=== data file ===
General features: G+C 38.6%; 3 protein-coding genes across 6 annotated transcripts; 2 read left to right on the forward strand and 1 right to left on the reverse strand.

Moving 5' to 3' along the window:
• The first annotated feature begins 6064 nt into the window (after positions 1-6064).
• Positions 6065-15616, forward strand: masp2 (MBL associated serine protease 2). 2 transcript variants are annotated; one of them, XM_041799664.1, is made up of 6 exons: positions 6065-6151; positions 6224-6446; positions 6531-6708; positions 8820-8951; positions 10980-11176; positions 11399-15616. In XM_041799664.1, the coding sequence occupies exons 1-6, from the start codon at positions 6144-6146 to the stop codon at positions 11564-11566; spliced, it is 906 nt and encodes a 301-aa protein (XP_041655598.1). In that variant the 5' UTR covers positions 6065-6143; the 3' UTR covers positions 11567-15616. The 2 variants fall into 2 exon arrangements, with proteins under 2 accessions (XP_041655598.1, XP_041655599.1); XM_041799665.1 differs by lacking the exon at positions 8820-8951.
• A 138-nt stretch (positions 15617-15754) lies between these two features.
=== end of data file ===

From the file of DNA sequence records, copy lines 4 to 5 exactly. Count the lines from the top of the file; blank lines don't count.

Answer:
• Positions 6065-15616, forward strand: masp2 (MBL associated serine protease 2). 2 transcript variants are annotated; one of them, XM_041799664.1, is made up of 6 exons: positions 6065-6151; positions 6224-6446; positions 6531-6708; positions 8820-8951; positions 10980-11176; positions 11399-15616. In XM_041799664.1, the coding sequence occupies exons 1-6, from the start codon at positions 6144-6146 to the stop codon at positions 11564-11566; spliced, it is 906 nt and encodes a 301-aa protein (XP_041655598.1). In that variant the 5' UTR covers positions 6065-6143; the 3' UTR covers positions 11567-15616. The 2 variants fall into 2 exon arrangements, with proteins under 2 accessions (XP_041655598.1, XP_041655599.1); XM_041799665.1 differs by lacking the exon at positions 8820-8951.
• A 138-nt stretch (positions 15617-15754) lies between these two features.